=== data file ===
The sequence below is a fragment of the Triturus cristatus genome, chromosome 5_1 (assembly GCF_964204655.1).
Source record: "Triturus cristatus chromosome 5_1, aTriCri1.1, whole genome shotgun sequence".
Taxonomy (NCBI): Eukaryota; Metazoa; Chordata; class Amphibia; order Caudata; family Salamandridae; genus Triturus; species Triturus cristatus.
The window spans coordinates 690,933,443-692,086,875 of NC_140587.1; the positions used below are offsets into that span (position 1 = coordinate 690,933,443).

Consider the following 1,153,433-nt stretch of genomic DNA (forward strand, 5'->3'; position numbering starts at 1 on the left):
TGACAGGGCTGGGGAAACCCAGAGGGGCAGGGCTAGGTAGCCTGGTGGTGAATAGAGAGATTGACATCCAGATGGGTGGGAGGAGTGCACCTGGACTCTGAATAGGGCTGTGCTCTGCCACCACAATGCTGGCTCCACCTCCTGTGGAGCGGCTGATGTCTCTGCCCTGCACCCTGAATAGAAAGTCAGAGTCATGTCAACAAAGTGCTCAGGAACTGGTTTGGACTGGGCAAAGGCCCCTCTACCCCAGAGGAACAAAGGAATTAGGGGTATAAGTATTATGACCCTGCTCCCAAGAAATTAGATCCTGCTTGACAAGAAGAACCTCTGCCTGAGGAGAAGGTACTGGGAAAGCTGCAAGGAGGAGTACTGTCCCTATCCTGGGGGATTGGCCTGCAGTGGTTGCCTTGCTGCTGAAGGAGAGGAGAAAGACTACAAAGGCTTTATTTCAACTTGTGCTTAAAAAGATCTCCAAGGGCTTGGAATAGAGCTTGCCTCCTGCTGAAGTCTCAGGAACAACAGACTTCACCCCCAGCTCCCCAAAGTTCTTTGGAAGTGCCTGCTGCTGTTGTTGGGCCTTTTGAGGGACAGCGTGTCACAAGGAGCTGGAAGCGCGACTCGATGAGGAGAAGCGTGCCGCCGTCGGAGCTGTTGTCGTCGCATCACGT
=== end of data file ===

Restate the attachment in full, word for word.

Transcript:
The sequence below is a fragment of the Triturus cristatus genome, chromosome 5_1 (assembly GCF_964204655.1).
Source record: "Triturus cristatus chromosome 5_1, aTriCri1.1, whole genome shotgun sequence".
Taxonomy (NCBI): Eukaryota; Metazoa; Chordata; class Amphibia; order Caudata; family Salamandridae; genus Triturus; species Triturus cristatus.
The window spans coordinates 690,933,443-692,086,875 of NC_140587.1; the positions used below are offsets into that span (position 1 = coordinate 690,933,443).

Consider the following 1,153,433-nt stretch of genomic DNA (forward strand, 5'->3'; position numbering starts at 1 on the left):
TGACAGGGCTGGGGAAACCCAGAGGGGCAGGGCTAGGTAGCCTGGTGGTGAATAGAGAGATTGACATCCAGATGGGTGGGAGGAGTGCACCTGGACTCTGAATAGGGCTGTGCTCTGCCACCACAATGCTGGCTCCACCTCCTGTGGAGCGGCTGATGTCTCTGCCCTGCACCCTGAATAGAAAGTCAGAGTCATGTCAACAAAGTGCTCAGGAACTGGTTTGGACTGGGCAAAGGCCCCTCTACCCCAGAGGAACAAAGGAATTAGGGGTATAAGTATTATGACCCTGCTCCCAAGAAATTAGATCCTGCTTGACAAGAAGAACCTCTGCCTGAGGAGAAGGTACTGGGAAAGCTGCAAGGAGGAGTACTGTCCCTATCCTGGGGGATTGGCCTGCAGTGGTTGCCTTGCTGCTGAAGGAGAGGAGAAAGACTACAAAGGCTTTATTTCAACTTGTGCTTAAAAAGATCTCCAAGGGCTTGGAATAGAGCTTGCCTCCTGCTGAAGTCTCAGGAACAACAGACTTCACCCCCAGCTCCCCAAAGTTCTTTGGAAGTGCCTGCTGCTGTTGTTGGGCCTTTTGAGGGACAGCGTGTCACAAGGAGCTGGAAGCGCGACTCGATGAGGAGAAGCGTGCCGCCGTCGGAGCTGTTGTCGTCGCATCACGT